2009 Yamaha YZF-R1 - First Ride

More MotoGP.

2009 Yamaha YZF-R1 - First Ride

It is one of those eternal questions: Which is better, quality or quantity? Yamaha found out in surveying buyers of its YZF-R1 that they are more interested in rider-friendly features like additional bottom-end torque rather than just outright horsepower. So the all-new 2009 YZF-R1 doesn't gain much peak output or lose weight, but it does use new technology to optimize and improve the quality of its power delivery. Two years ago when Technical Editor Kevin Cameron dissected the previous-generation R1's tech sheet (CW, December, 2006), he stated: "Power free of surprises is usable power."

It appears Yamaha took this to heart, and to achieve such delivery, engineers borrowed from Valentino Rossi's YZR-M1 MotoGP racer. The liquid-cooled, 16-valve, 998cc inline-Four gets a new "crossplane," or 90-degree, crankshaft. This crank phasing results in a staggered firing order—270, 180, 90 and 180 degrees. The usual 180-degree crank stops and then accelerates all four pistons every 180 degrees, with the two inner and two outer pistons rising and falling in pairs. This creates large inertial energy pulses spaced evenly, every 180 degrees. But just as the uneven firing sequence of a V-Twin engine helps a flat-track racebike have better traction exiting corners on dirt, so too does the unevenness of the crossplane crank help the M1/R1 rear wheel maintain better traction when accelerating off a turn on a paved surface. Although the 90-degree design doesn't increase torque, the better sense of traction it offers the rider can give the R1 an edge in the Open-class wars.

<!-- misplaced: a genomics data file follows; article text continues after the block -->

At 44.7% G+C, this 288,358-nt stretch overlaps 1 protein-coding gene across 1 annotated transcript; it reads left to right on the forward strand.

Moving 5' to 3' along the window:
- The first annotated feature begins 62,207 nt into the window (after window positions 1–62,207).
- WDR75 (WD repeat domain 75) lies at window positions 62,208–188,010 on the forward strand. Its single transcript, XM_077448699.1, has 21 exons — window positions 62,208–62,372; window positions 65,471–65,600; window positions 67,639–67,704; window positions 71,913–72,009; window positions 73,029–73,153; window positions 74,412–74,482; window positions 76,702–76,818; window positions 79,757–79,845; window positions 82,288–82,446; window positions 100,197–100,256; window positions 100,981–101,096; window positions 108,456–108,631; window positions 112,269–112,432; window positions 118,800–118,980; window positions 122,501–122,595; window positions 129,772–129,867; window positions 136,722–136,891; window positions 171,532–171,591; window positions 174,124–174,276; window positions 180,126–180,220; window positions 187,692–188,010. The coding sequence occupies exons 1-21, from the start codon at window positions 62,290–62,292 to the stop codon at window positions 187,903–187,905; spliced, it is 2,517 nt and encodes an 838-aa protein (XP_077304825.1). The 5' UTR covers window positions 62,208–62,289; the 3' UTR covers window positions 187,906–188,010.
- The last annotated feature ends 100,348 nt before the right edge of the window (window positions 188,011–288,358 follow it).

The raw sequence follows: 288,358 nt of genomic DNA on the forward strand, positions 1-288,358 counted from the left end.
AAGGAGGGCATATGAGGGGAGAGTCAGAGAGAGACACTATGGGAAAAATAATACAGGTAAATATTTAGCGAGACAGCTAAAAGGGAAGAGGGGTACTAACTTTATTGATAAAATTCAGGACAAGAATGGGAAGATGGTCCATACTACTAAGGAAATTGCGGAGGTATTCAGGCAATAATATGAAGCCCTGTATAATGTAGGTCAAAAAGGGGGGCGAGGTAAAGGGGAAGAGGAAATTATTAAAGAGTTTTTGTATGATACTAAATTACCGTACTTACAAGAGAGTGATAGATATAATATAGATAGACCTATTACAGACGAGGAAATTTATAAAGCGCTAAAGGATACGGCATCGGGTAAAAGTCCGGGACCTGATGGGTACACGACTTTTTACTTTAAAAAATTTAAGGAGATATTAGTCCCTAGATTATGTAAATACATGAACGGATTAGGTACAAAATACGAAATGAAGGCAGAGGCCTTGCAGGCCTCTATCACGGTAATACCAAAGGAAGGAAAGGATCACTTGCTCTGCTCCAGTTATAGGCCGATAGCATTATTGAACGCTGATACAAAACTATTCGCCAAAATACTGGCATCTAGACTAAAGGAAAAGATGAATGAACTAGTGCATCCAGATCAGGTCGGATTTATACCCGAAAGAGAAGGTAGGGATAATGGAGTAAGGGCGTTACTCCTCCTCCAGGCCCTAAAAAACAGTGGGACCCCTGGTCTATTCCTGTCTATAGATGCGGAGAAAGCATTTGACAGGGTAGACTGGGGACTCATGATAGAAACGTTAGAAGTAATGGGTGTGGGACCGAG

"The engineers in Japan wanted to know if we sought more power or better control," said Yamaha Product Planning Manager Derek Brooks, "but we couldn't have both, so we picked controllability."

To smooth out any vibration brought on by the uneven firing sequence, the engineers equipped the '09 R1 motor with a balance shaft. Air and fuel delivery is optimized by the fly-by-wire throttle and variable-length intakes first fitted to the R1 in 2006.

Although the chassis retains the 24-degree rake, 4.0-inch trail and 55.7-inch wheelbase used on the previous R1, the frame, diecast magnesium subframe and swingarm are new. And an electronic steering damper has been added.

New SOQI suspension is fitted front and rear. The fork now has separate damping circuits: The right leg handles rebound and the left compression, similar to the M1's fork. The shock (with both low- and high-speed compression damping) features a new hydraulic preload adjuster. Front brakes are six-piston radial-mount calipers with 310mm discs; the rear has a single-piston caliper and 220mm disc. Footpegs are adjustable for two positions.

Styling is as distinctive as the bike's engineering. Yamaha stuck with twin underseat exhausts much like those used before, but did alter the front end more dramatically with two bug-eyed projector-beam headlamps integrated into the ram-air ducts in the nose, as well as "layered" body panels on the fairing sides. A redesigned dash includes a gear-position indicator. R1 purists will celebrate the Pearl White/Rapid Red paint option reminiscent of the first-generation R1 introduced in 1998. The bike will be in dealers in January; prices start at $12,390, $691 more than the 2008 model.

2009 Yamaha YZF-R1

2009 Yamaha YZF-R1

2009 Yamaha YZF-R1

2009 Yamaha YZF-R1

2009 Yamaha YZF-R1

2009 Yamaha YZF-R1

2009 Yamaha YZF-R1

2009 Yamaha YZF-R1

2009 Yamaha YZF-R1

2009 Yamaha YZF-R1

2009 Yamaha YZF-R1

2009 Yamaha YZF-R1

2009 Yamaha YZF-R1

2009 Yamaha YZF-R1

2009 Yamaha YZF-R1

2009 Yamaha YZF-R1

2009 Yamaha YZF-R1

2009 Yamaha YZF-R1

2009 Yamaha YZF-R1

2009 Yamaha YZF-R1

2009 Yamaha YZF-R1

2009 Yamaha YZF-R1

2009 Yamaha YZF-R1

2009 Yamaha YZF-R1

2009 Yamaha YZF-R1

2009 Yamaha YZF-R1

2009 Yamaha YZF-R1

2009 Yamaha YZF-R1

2009 Yamaha YZF-R1

2009 Yamaha YZF-R1